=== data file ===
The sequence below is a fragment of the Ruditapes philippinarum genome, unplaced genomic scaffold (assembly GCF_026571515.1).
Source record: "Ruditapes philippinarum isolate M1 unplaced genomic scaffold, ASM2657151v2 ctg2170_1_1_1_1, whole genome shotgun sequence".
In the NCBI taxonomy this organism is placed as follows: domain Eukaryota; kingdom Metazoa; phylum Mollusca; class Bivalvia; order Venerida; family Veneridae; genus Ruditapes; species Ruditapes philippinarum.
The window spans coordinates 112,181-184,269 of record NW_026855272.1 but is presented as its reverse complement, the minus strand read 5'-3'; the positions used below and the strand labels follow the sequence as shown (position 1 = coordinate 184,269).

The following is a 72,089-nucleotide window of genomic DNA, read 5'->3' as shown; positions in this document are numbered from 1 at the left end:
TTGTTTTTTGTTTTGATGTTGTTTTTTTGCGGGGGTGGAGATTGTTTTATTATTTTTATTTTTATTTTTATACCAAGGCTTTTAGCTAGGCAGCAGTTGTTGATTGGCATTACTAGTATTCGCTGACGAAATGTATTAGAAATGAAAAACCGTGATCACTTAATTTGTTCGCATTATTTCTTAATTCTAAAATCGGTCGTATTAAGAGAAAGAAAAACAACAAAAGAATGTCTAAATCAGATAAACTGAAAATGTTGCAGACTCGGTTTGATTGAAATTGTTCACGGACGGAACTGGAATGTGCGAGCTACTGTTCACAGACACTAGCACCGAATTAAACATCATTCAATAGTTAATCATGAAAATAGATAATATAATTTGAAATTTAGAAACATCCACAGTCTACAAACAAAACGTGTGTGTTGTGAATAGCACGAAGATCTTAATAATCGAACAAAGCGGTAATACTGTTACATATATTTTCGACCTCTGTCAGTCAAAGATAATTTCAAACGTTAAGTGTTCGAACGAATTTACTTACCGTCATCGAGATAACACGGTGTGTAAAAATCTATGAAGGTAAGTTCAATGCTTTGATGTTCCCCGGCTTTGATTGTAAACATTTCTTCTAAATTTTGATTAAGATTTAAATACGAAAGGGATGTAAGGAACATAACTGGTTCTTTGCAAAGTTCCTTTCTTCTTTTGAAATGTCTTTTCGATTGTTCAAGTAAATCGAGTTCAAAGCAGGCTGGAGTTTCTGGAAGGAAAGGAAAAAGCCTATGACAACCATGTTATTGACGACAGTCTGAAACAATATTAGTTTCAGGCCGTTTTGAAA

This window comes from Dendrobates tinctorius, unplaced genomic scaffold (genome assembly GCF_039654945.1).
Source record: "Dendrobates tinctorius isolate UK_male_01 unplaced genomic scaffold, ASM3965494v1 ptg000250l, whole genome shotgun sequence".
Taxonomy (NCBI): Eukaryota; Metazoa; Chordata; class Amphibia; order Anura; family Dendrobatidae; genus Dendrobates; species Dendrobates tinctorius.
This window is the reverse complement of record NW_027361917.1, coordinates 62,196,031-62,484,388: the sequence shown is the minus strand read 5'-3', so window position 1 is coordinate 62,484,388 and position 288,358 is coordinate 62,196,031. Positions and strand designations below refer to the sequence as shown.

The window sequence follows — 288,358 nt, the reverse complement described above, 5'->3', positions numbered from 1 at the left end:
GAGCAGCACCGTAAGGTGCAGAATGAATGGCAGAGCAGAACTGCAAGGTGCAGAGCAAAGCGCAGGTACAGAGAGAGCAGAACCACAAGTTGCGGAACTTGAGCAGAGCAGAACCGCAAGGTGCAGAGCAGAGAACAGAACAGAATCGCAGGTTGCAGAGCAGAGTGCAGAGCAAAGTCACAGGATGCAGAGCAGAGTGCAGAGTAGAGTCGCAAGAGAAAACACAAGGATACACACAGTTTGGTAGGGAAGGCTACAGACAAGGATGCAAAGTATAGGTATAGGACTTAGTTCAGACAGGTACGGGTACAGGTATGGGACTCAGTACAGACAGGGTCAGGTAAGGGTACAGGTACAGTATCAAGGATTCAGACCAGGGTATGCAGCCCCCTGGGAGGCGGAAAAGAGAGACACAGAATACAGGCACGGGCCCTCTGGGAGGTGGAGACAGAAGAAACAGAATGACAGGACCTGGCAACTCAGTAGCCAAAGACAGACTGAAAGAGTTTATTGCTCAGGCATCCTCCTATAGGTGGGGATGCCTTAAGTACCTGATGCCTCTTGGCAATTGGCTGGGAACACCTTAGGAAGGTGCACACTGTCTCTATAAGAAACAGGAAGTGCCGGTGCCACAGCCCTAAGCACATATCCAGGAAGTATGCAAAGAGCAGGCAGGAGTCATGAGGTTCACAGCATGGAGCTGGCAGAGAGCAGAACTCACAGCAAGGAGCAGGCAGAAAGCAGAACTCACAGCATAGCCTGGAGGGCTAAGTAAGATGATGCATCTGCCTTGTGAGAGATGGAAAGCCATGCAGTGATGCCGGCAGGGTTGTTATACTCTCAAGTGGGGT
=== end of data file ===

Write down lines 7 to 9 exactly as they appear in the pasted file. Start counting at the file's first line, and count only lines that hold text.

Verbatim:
This window comes from Dendrobates tinctorius, unplaced genomic scaffold (genome assembly GCF_039654945.1).
Source record: "Dendrobates tinctorius isolate UK_male_01 unplaced genomic scaffold, ASM3965494v1 ptg000250l, whole genome shotgun sequence".
Taxonomy (NCBI): Eukaryota; Metazoa; Chordata; class Amphibia; order Anura; family Dendrobatidae; genus Dendrobates; species Dendrobates tinctorius.